Elizabeth Wein Award-winning author of Code Name Verity and Rose Under Fire
“Part concise history of the WASPs and part unsolved mystery, Seized by the Sun is a long-overdue tribute to a determined and talented young woman as her identity changes from a shy and stuttering society girl to a confident military pilot. A deftly reported, shining portrait of an inspirational woman.”
Kathryn J. Atwood Author of Women Heroes of World War II
“Seized by the Sun is a compelling slice of Americana and a wonderfully detailed glimpse at life in the WASPs from the perspective of a privileged yet tortured young woman.”
Rebecca Goodreads 
“Gertrude, or Tommy as she was better known, Tompkins was a Womens Airforce Service Pilot (WASP). But unlike the 37 other WASPs whose eventual fate was confirmed, Gertrude still remains a bit of a mystery. This is her story from childhood, as a young girl in a wealthy, encouraging family as she struggles with overcoming a stutter, and is eventually inspired by Roosevelt to seek out adventures – which she definitely achieves – all the way through to her eventual disappearance. It is told predominantly using anecdotes from people who know Gertrude, or knew of her, which was really excellent for bringing her history together but also has some interesting facts from the time period which tie in nicely to set the scene a bit better for those unfamiliar with the era. What I really loved about Gertrude’s story was that the author has really captured how much like so many young girls she was, with all the usual worries and struggles of being a woman and wondering if you’re on the right path – I think when you think of someone so brave as to be a WASP, it’s easy to forget how ordinary they might still be; this was a really refreshing addition to the book. Equally I love how much character she showed in going against what was expected from her family and being her own person anyway – her goats were a selling point, and a good touch of humour, for me. Before reading this book I knew very little about WASPs, which was the perfect reason to get stuck in, and Jim Ure made me feel like I lived through it! The pictures and vivid descriptions really helped me imagine what a day in the life of a WASP might actually be like; I expect those more familiar with this might not find it as exciting as I did – but I was utterly captivated by it. Definitely a book I would recommend to anyone wanting to expand their knowledge, or to any history fan; it is written in such a way that it really could work for just about anyone who wanted to learn a little bit more about the disappearance, and ongoing search, of Gertrude Tompkins.”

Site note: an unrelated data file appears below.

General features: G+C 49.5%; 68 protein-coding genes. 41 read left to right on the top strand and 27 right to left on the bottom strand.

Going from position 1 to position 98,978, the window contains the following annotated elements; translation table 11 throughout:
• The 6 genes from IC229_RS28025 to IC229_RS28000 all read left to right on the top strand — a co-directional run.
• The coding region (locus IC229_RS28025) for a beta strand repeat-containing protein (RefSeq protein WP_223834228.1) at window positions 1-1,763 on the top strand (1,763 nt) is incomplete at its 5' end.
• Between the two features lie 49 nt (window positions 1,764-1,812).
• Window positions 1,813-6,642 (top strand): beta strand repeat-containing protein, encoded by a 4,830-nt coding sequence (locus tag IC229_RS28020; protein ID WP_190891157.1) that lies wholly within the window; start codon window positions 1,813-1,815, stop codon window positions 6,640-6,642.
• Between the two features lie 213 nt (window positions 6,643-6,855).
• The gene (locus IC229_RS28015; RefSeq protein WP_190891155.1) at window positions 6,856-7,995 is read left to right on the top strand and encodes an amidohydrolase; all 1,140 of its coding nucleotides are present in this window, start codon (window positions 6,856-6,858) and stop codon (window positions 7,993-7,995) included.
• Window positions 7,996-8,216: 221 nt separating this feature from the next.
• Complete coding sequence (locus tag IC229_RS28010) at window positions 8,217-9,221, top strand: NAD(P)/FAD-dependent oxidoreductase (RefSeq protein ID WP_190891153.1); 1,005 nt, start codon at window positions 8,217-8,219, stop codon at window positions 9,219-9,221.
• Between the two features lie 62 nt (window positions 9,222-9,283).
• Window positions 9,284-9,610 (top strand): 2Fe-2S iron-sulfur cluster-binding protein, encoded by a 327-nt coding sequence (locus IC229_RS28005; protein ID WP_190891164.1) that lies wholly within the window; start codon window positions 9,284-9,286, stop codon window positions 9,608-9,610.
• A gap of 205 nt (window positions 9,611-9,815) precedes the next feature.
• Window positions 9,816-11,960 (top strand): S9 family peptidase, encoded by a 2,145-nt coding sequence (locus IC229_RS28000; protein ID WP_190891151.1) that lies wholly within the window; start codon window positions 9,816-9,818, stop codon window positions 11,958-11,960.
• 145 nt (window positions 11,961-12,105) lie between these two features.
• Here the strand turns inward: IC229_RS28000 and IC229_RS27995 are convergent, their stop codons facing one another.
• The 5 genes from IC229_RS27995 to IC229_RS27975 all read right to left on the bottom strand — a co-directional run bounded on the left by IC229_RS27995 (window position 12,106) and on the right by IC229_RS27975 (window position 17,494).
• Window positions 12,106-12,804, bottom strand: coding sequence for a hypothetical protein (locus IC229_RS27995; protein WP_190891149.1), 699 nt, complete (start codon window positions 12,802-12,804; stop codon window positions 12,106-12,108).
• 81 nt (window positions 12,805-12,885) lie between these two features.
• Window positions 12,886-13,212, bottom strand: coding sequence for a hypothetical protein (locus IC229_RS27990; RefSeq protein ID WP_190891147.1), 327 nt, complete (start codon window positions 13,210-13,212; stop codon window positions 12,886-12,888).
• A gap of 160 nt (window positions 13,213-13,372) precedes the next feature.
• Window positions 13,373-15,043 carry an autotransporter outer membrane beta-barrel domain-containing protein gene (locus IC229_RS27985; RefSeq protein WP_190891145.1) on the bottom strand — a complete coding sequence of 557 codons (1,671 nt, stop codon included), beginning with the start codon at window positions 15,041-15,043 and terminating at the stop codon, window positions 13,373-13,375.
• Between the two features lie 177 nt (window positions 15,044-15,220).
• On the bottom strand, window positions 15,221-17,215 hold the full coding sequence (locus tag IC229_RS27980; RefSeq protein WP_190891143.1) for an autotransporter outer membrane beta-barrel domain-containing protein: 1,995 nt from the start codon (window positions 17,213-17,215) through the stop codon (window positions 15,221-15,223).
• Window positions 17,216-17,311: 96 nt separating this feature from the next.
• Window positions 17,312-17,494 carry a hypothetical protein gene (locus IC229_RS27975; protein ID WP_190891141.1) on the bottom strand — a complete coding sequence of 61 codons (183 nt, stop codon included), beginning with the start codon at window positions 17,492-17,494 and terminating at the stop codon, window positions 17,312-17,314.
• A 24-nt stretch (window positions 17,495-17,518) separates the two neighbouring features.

Michelle Kidwell Goodreads
“Gertrude “Tommy “Tompkins was a Womens Airforce Service Pilot (WASP). Gertrude came from a wealthy family with roots deep in New Jersey, nothing that would hint that one day this well-bred girl would come to fly fighter planes. Gertrude was born on October, 16,1911. The last born child in the family. Gertrude was educated at the Bergen School for girls. School was difficult for Gertrude not due to the academics but the fact that she stuttered. Gertrude was inspired by Roosevelt to not let her stutter stop her, and she decided to go for her own adventures. After graduating from College, Gertrude was encouraged to travel to Europe. . . In 1939 and 1940, Gertrude read in the New York Times how the nation was changing. A singer named Frank Sinatra made his debut, Animated motion pictures became popular, McDonald’s opened its first restaurant in San Bernandino. In late 1940 or early 1941 Gertrude met Stanley Michael Kolendorski, the man she would love the rest of her short life. On September 10, 1942 a New York Herald Tribune headline read: Women Pilots to Fly for Army. Gertrude arrived at the WASP’s 318th Army Air Forces Flying Training Detachment, a busy base three miles from downtown Sweetwater, a town of about 10,000 in Central Texas. The Woman had to pay their own way through flight school but the government paid for the men to travel and for flight school. Women also had to pay $1.65 a day for their room and board whereas men got theirs free. Most of the instructors were male. Some of the men on the base were openly hostile to the women. As 1943 progressed and more women were flying, the deaths amongst WASPs were mounting. After a month in Pecos, Gertrude was assigned to pursuit school where she would learn to fly pursuit or fighter planes. It was on silver wings that Gertrude Thompson discovered who she was, what she was meant to do. Gertrude graduated from fighter school in Brownsville, and was one of 126 to be flying one of the fastest and most powerful single engine fighter planes. On October.06 1944 Gertrude sat in the Cockpit of the new P-51D, it had only been a month since her wedding. The last words she was heard to speak was “Tower, this is Mustang 669. Request clearance for take- off.” After that she was never heard from again, and for four days no one realized she was missing. On October 30, 1944, Gertrude was declared missing. It remains unclear if the crash were a deliberate one, or an accidental one. I give Seized by the Sun five out of five stars.”